God of War: Ghosts of Sparta (PSP)
The best thing someone could say about Ghosts of Spata is that it’s a God of War game. Development team Ready at Dawn did an amazing job of condensing all of the graphical eye-candy, fun platforming, and brutal combat of the home console games onto the PSP.
Every splash of blood and flourish of flame effects looked amazing on the tiny screen, and the environments certainly didn’t skimp on scope and grandeur. From the sunken city of Atlantis to the highest cliff in Athens, Kratos dismembers and eviscerates ancient monsters with characteristic panache.
The only minor complaint is that some of the quick-time events are extremely difficult to pull off using the PSP’s cramped buttons and fiddly joystick.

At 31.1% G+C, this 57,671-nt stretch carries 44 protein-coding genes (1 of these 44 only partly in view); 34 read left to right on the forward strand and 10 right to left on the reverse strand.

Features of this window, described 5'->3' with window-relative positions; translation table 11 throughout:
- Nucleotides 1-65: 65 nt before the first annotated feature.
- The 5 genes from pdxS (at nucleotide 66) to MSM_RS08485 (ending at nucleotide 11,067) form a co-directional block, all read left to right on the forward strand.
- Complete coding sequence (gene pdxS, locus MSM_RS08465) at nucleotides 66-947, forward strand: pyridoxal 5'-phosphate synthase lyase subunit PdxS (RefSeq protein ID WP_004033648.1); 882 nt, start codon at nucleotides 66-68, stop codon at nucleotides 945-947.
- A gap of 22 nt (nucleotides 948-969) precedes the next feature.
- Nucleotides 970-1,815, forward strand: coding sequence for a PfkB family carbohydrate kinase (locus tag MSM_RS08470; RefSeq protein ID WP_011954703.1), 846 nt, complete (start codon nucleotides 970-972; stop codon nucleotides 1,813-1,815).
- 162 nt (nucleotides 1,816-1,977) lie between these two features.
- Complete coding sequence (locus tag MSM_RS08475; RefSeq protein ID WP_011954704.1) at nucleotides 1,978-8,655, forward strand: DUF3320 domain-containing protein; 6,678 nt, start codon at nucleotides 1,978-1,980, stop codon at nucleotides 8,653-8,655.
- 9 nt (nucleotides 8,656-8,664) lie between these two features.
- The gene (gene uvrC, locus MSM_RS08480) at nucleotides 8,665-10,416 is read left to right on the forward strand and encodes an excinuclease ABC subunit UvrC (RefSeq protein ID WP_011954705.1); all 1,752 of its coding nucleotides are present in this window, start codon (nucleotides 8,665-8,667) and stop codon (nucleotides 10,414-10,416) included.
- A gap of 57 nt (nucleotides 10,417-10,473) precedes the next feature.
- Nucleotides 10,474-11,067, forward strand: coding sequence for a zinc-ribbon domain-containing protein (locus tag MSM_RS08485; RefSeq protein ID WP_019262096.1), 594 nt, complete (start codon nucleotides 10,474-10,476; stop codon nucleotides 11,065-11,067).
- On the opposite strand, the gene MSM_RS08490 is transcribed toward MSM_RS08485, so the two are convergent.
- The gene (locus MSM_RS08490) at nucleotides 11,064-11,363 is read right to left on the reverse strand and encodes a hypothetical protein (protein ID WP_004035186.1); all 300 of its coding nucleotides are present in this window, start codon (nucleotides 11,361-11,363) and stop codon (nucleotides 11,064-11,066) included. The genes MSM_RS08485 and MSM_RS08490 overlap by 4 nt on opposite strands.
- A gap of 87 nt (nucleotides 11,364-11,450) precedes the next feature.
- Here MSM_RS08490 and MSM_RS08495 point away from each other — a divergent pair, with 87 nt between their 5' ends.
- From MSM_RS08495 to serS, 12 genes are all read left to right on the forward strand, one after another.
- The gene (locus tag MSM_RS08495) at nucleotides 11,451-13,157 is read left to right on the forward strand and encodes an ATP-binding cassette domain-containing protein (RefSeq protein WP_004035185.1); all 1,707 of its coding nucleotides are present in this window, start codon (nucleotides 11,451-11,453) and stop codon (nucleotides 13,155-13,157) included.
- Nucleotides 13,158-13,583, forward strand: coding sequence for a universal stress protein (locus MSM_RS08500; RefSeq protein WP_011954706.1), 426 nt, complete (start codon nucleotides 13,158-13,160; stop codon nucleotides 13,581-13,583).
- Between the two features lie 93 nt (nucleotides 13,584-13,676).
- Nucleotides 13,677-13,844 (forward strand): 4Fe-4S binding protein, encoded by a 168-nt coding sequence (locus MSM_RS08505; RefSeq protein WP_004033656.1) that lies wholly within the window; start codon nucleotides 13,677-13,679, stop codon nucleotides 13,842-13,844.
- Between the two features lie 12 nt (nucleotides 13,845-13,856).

Grand Theft Auto: Chinatown Wars (DS, PSP)
Vice City Stories attempted to bottle some of the magic of the bestselling GTA console games with mixed results. To make the next portable version truly fresh, Rockstar went back to the drawing board and came up with an entirely new concept.
Evoking the top-down fun of the classic early PC entries, but adding some of the depth and rich world-building of the more recent titles, Chinatown Wars hit a perfect balance. The return to the series’ roots brought back the immediate fun of jumping in a car and splattering some tiny pedestrians, while the more involved gangland empire aspects were a welcome addition.
On top of that, the plot was quite engrossing. Huang’s arc from a spoiled nobody to head of all Triads in Liberty City made for a compelling yarn.
The DS version also made some of the best use of the touch controls ever. Fun mini games and a PDA-based UI brought up all your stats and equipment with a couple of efficient taps. Using the stylus to pinpoint where your weapons shot also made gunplay extremely rewarding. These sophisticated touches (GET IT?!) made GTA: Chinatown Wars one of the very best games ever made for the DS.